Outstanding work from young Muslims & Jews at MUJU Crew this summer – watch the video now.
A warm invitation from the organisers of the Week of Prayer for World Peace on their 40th anniversary.
“Please join in and together, from the depth of our hearts, let’s send out a united prayer for peace for ourselves, our communities and all parts of the world experiencing trouble.
An interfaith gathering of prayer and peace will be held at the Al-Khoei Foundation, The Stone Hall, Chevening Road, NW6 6TN.
Public Lecture by Rabbi Lord Sacks on Monday 20 October at 7pm, Greenwood Theatre (Guy’s campus), Kings College London.
All are welcome and admission is free, but booking is essential via Eventbrite.
“There are many conflicts around the world at present which claim to be in the name of God, particularly (although not only), the Middle East – such as ISIS in Iraq (with the persecution of Christians and Yazidis in Mosul), the ongoing situation in Gaza (which affects all three faiths of ‘the people of the Book’), and so on. In this public lecture, Rabbi Lord Sacks, as Professor of Law, Ethics & the Bible at King’s College London and Global Distinguished Professor of Judaic Thought at New York University, reflects on how we might challenge this situation and confront this violence, and do so in the name of God.”
Marigold Bentley, who was the closing keynote speaker at the Peace Conference on Monday, will be a guest on Radio 2 today between 12 noon and 12.20pm.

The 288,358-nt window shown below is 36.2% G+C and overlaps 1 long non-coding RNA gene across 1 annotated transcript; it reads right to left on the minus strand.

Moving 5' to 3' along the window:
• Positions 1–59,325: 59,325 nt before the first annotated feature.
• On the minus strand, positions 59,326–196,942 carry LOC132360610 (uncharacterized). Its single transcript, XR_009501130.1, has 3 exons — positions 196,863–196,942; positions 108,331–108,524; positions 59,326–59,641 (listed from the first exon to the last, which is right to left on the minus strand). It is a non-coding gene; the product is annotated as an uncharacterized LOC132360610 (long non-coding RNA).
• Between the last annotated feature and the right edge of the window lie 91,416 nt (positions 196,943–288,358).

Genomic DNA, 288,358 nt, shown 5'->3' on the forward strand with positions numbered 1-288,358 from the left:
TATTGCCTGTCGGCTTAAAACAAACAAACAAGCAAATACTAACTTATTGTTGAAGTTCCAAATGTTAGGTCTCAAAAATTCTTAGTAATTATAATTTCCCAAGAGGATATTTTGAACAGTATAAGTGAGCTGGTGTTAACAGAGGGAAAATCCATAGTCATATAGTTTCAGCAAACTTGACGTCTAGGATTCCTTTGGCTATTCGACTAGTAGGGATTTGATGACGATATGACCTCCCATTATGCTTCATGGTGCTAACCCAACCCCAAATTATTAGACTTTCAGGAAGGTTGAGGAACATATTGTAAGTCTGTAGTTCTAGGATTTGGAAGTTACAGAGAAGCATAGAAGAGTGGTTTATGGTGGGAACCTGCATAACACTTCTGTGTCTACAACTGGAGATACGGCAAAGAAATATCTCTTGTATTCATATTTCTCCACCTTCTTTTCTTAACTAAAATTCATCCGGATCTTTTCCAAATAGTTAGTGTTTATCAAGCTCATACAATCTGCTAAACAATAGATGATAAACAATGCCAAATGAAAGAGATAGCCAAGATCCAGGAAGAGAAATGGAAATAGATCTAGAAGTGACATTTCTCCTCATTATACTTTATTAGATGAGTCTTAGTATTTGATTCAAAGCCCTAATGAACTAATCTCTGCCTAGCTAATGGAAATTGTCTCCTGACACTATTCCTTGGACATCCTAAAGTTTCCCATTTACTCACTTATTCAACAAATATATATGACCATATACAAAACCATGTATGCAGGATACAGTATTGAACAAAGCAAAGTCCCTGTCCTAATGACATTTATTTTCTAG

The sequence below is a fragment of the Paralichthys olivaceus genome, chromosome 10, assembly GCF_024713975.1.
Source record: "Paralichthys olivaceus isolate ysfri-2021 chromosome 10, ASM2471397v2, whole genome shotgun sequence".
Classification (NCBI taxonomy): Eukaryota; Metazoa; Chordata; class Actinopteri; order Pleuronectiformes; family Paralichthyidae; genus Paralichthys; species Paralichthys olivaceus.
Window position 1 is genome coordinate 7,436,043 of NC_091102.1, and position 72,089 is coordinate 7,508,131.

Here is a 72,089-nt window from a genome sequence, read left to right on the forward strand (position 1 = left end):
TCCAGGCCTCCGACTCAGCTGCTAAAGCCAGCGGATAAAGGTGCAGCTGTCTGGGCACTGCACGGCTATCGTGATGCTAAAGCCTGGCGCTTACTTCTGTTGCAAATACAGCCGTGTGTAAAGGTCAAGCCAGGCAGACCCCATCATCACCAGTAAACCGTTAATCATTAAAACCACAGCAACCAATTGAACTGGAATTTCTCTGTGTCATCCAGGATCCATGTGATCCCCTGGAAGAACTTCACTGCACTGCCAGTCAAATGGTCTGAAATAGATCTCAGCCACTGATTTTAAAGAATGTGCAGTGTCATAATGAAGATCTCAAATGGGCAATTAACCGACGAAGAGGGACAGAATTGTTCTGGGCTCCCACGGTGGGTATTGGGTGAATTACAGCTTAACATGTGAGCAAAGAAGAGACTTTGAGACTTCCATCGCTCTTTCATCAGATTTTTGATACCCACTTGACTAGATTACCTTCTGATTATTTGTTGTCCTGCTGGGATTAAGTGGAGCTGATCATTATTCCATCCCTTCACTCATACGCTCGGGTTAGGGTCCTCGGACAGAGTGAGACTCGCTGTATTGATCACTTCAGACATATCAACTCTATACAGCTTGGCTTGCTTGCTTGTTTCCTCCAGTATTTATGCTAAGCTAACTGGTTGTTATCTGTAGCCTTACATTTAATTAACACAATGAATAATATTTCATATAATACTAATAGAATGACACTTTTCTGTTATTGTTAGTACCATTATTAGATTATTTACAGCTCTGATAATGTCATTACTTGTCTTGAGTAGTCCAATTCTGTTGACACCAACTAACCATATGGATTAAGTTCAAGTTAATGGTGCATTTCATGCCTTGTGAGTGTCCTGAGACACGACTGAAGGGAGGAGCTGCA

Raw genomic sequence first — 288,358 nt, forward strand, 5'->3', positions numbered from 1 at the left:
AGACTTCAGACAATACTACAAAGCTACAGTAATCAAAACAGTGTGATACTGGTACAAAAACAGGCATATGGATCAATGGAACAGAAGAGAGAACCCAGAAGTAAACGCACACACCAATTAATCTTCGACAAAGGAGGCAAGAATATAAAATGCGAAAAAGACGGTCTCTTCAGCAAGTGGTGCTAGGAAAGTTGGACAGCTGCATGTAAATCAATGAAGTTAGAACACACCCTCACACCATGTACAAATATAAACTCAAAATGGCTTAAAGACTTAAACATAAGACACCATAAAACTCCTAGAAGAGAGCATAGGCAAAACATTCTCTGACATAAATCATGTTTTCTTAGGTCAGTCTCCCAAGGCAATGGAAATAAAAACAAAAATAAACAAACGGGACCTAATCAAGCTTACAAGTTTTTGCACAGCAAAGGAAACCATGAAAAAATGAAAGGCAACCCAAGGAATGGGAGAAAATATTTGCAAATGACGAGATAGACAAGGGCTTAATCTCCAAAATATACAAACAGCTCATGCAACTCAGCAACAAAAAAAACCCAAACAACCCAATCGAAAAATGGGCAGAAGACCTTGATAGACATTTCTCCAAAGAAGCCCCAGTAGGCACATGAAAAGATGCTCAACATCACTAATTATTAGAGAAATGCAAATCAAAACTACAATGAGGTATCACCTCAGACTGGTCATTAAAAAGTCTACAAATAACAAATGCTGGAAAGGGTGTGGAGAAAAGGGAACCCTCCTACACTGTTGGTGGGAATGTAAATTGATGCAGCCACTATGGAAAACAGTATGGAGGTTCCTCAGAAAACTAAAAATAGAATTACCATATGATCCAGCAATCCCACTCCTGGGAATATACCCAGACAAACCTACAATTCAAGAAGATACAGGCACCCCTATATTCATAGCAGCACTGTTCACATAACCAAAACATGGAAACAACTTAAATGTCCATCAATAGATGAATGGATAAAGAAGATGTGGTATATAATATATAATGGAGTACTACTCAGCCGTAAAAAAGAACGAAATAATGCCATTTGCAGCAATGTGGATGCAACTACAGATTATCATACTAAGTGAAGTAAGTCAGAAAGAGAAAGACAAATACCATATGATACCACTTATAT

She’ll be talking about the UN International Day of Peace and the current international situation.
Marigold is the Assistant General Secretary, Quaker Peace & Social Witness & Secretary, Quaker Committee for Christian and Interfaith Relations.
Over 90 people from many different religions and convictions came together on Monday 15 September at St Ethelburga’s Centre for Reconciliation and Peace.
There were experiential and skills-based workshops, panel discussions on hot topics, a world première screening of a new MUJU film, interactive sessions and singing from students of the Khalsa Secondary Academy.
The organisers (The Cordoba Foundation, London Peace Network and Faith-based Regeneration Network) proposed a statement of practical intent and commitment to peace-building in the 21st century:
We recognise that peace is not just an absence of conflict but is about building a world where all can flourish without fear.
We know that fear and violence prosper in a world of ignorance and mistrust where we demonise the ‘other’ and mistakenly elevate ourselves as superior; whether that is across nations and peoples, in our streets and communities, or even in our own homes.
Disputes exist, injustice exists, exploitation exists – we know that these things are real in the world and words alone cannot solve these problems.
But, coming together today, we dedicate ourselves to find peaceful ways to pursue justice, to stand up and be active, and to use our joint energies and influence for creative and not destructive outcomes.
Each year, Awareness Sunday acts as a call to people of all faiths and worldviews to make a new commitment to fostering peace in our communities through education and building bridges with our neighbours.
All are invited to mark Awareness Sunday according to their own traditions and beliefs.
This year’s Awareness Sunday service takes place at 10.30am on Sunday 14 September at St George’s Church, Bloomsbury. People of all faiths and none are welcome.